Today is a pretty exciting day. Not only is it my birthday, but it’s the day I kick off the new blog series I’ve been anxiously awaiting: Designer Diaries. This has been in the works for quite some time, but I didn’t want to pull the trigger on it until my blog was safe and sound at its new address.
The point of Designer Diaries is to spill all the design secrets that us designers have up our sleeves, because when I first started working in the design industry, I had so many questions. There were so many things that seemed obvious to everyone else, yet I somehow missed the memo. Over time, I’ve learned a lot of the tricks of the trade, so I’m here to pass them along to you. This way, you can avoid the “uhhh…what?” moment when person at the hardware store asks you what paint finish you want, or if you want sanded or un-sanded grout with your tile, or…you catch my drift?
Are you ready for all kinds of fun?!
I figured I’d kick off the series with a topic you’ll all encounter at some point, if you haven’t already: selecting the right paint finish. It’s important to note that nowadays, as the quality and durability of paint has improved, the finish you choose has become more of a personal preference. Regardless, these are the general guidelines I use when I select paint for myself and my clients:
Flat: Flat paint has little to no sheen to it. Because of this, it absorbs light, making it great for hiding imperfections on the surface you’re painting. However, since there isn’t much sheen, it can often be incredibly hard to clean if dirt/grime/fingerprints get on the paint. Often times, you’ll have to paint over it to fully get rid of any spots. Since it is so hard to clean, and because it easily hides imperfections, flat paint works great on ceilings. When you do go buy ceiling paint, a lot of paint companies make special ceiling paint. This paint usually has the tendency to drip and splatter less, which comes in handy since gravity is not working in your favor.
Eggshell: Eggshell finish is my favorite paint because of its soft texture. Overall, it appears matte, but there is just a touch of sheen to it. That extra bit of sheen makes the paint more durable and easier to wipe down. However, since there isn’t much sheen, it still absorbs more light, helping to hide imperfections on the walls. This paint is best suited for bedroom, living room, and dining room walls.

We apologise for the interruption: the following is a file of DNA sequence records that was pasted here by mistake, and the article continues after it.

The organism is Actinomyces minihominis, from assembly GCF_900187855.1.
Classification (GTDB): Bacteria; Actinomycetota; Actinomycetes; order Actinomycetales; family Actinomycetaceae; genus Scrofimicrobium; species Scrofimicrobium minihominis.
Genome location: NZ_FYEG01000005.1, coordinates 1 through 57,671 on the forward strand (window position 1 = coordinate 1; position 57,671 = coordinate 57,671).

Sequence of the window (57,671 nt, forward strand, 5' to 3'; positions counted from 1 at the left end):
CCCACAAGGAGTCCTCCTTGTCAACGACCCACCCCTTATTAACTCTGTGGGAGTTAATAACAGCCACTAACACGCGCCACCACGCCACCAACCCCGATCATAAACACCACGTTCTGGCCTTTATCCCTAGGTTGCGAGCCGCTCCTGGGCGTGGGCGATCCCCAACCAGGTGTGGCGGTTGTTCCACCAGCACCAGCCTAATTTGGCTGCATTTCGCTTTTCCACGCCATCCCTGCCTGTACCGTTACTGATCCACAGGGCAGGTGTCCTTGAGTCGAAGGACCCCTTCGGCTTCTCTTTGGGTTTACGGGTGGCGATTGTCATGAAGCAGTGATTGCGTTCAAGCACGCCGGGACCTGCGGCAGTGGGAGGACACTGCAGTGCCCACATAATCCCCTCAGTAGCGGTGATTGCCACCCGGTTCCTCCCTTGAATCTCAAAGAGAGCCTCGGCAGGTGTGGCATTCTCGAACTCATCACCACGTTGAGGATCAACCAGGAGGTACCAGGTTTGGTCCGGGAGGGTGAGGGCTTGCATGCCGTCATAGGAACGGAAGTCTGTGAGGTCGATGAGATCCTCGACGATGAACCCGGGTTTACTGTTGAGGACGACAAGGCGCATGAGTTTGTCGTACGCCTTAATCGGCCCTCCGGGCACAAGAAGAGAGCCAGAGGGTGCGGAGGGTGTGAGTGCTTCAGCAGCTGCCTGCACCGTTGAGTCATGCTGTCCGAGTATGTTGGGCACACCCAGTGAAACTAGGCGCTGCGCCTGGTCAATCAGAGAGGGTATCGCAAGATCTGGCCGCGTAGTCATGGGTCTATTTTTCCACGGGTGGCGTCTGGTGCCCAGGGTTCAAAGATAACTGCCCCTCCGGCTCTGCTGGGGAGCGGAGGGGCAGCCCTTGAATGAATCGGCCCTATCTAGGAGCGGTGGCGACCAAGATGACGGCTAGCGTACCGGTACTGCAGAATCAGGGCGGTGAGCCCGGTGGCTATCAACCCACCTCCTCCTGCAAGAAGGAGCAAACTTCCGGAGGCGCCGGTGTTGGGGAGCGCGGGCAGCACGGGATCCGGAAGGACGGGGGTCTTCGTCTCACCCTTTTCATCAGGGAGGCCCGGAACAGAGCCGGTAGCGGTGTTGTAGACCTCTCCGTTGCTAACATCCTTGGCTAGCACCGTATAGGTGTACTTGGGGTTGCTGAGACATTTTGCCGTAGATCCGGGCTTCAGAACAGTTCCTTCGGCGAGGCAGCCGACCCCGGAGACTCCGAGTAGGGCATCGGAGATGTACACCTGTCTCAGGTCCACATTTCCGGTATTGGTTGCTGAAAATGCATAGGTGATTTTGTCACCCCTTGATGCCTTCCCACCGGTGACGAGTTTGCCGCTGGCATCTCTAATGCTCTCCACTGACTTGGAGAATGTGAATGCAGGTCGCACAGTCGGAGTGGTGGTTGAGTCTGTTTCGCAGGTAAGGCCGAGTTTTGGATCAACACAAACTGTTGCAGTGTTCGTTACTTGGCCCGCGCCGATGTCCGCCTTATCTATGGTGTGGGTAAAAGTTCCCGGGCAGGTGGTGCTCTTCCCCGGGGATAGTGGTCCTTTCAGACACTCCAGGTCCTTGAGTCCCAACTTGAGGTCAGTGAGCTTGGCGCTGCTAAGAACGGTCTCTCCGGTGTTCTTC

Satin: Satin is my other favorite finish. While it is definitely glossier than an eggshell finish, it isn’t over the top like semi-gloss or gloss. Satin is best used in kitchens, bathrooms, laundry rooms, and hallways. It works well in hallways because they are usually high traffic areas, and since it has a substantial amount of gloss, it holds up very well. Furthermore, since hallways are normally narrow, the gloss reflects light, helping the space feel larger. In kitchens, bathrooms, and laundry rooms, satin is my finish of choice because it is easily wiped down, and does a great job of resisting moisture (which could otherwise lead to mold & mildew). Some people prefer to use semi-gloss in kitchens, laundry rooms, and bathrooms, but in my opinion, satin holds up nearly as well, yet looks a lot better since it’s less glossy.
Semi-gloss: Semi-gloss is an extremely durable finish, and because of this, it is suited perfectly for trim, molding, doors, cabinets, and other woodwork around the house. It’s important to use a very durable finish on these items, as we are in constant contact with them. Food splatters on cabinets finished in a semi-gloss are easily wiped away, and hand prints on doors and trim come off with minimal effort.
Gloss: Personally, I have never used paint with a gloss finish. It looks very glossy (nearly mirror like), and because it reflects so much light, and it shows practically every imperfection on the surface its painted on. The only time I would ever use gloss paint is if I were trying to achieve a lacquered look on a piece of furniture or accessory. One other time it would be acceptable to use a glossy finish is if you were painting subtle accents on wall by varying the sheen in the same color.